Students returning to the district's five elementary schools on Tuesday will find a treasure trove of books.
But not just in the school library.
Each school will now have a designated "book room," as part of the district's literacy initiative, and a movement away from the traditional textbook-model of learning.
Students and teachers will be able to choose from 5,460 Scholastic titles at each school, said district Superintendent Scott Oswald.
Among the titles are books in the Harry Potter and The Lightning Thief series, as well as the Boxcar Children and Magic School Bus books, all of which are wildly popular among young readers.
"The kids will have lots of choices, and we can monitor their reading growth through the years," Oswald said.
The district uses the Fountas & Pinnell Benchmark Assessment, testing that helps determine an individual student's literacy level. The system involves one-on-one teacher and student reviews, in which the teacher evaluates a student's comprehension and designates the child's reading level.
Each child is able to then choose books that are in sync with their own personal reading level.
District elementary students also take part in daily 15- to 20-minute "read alouds," during the school day. The reading sessions end with teacher-and-student question-and-discussion activities.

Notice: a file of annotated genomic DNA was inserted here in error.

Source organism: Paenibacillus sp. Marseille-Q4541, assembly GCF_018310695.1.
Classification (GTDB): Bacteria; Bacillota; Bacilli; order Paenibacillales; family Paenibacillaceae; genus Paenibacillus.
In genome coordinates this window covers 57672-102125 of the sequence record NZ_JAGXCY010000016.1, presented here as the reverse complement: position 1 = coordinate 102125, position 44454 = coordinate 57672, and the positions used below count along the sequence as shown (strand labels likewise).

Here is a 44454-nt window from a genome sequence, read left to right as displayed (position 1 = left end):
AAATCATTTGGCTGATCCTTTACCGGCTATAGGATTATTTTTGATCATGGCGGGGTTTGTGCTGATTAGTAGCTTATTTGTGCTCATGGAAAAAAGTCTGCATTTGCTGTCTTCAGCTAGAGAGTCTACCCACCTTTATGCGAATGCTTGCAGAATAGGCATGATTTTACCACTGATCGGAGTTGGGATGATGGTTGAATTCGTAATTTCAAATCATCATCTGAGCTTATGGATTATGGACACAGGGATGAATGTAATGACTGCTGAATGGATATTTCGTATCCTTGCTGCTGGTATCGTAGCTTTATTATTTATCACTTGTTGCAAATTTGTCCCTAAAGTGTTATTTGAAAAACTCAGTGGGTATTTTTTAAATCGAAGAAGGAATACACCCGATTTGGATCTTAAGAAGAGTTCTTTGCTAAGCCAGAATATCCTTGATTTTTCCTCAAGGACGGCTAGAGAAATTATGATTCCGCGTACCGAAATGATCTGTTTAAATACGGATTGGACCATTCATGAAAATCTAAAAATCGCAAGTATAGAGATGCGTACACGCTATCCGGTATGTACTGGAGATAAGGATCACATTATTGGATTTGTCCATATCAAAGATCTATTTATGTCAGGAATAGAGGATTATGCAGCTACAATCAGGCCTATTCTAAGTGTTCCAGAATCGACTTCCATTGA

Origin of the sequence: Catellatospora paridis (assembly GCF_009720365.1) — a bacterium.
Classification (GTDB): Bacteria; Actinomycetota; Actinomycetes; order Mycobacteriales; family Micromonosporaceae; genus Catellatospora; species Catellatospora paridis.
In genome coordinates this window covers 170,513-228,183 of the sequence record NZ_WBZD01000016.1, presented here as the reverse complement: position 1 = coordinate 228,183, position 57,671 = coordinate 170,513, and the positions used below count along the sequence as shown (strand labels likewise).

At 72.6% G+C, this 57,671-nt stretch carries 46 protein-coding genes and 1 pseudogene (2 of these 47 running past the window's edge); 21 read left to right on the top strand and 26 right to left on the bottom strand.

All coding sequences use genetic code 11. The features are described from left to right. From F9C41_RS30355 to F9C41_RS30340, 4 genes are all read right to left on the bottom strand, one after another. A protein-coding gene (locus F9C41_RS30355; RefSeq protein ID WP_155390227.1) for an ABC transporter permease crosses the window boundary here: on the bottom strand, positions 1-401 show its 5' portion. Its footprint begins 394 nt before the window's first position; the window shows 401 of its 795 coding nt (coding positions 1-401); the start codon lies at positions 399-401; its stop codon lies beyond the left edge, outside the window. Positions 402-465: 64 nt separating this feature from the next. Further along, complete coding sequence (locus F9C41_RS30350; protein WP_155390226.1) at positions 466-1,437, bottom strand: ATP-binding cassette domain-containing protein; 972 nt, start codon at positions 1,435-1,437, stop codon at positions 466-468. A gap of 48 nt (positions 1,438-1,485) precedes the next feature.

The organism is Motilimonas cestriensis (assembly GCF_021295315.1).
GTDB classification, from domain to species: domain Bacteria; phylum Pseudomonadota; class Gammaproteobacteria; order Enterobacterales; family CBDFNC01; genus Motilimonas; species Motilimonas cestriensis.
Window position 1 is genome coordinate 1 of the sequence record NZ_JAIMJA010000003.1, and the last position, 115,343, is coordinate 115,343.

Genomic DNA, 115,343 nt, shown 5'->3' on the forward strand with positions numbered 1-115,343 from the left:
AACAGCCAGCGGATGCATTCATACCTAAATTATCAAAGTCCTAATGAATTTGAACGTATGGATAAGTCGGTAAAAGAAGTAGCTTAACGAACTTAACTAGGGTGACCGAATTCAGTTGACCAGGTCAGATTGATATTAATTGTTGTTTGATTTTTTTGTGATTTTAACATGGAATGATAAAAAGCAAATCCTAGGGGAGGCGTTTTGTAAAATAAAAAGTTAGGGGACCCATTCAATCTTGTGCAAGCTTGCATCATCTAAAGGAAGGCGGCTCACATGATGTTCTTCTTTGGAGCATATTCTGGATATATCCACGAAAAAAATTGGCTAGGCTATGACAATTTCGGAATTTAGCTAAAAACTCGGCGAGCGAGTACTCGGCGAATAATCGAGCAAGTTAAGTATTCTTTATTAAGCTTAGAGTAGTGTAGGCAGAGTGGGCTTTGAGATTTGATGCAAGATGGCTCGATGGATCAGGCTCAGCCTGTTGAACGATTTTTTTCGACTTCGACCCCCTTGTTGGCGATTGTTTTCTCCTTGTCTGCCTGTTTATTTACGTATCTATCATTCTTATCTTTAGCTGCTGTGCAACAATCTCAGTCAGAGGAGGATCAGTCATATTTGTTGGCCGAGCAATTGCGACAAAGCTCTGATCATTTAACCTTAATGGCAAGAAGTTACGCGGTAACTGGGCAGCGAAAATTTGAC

Oswald said the book rooms won't replace traditional school libraries, but will complement them.
"The school library is more just general books," he said. "This is more of an instructional reading area, where the library is more of a research- or pleasure-reading area."
"This is kind of in place of textbooks," Oswald said. "We're moving toward using authentic stories and texts that the kids can read. I'm sure that down the road, we're going to move away from textbooks altogether. We're ready for it."
Oswald described the book rooms as "kind of a shopping area for the teachers to find books that interest kids.
"Some of the books will be used for guided reading in the classroom," he said. "Others will be used for independent reading."
The New Jersey School Boards Association was unable to say exactly how many districts statewide are incorporating into their curricula more children's books in favor of textbooks, which can quickly become outdated in the digital age.
But, Mike Yaple, spokesman for the group, said school districts for years have tried a variety of strategies to encourage literacy, with mixed results.
"Certainly, there's been a lot of focus on trying to make an inviting environment for reading" in schools, he said. "And anything that promotes reading is a good step forward. You won't find too many educators arguing with that."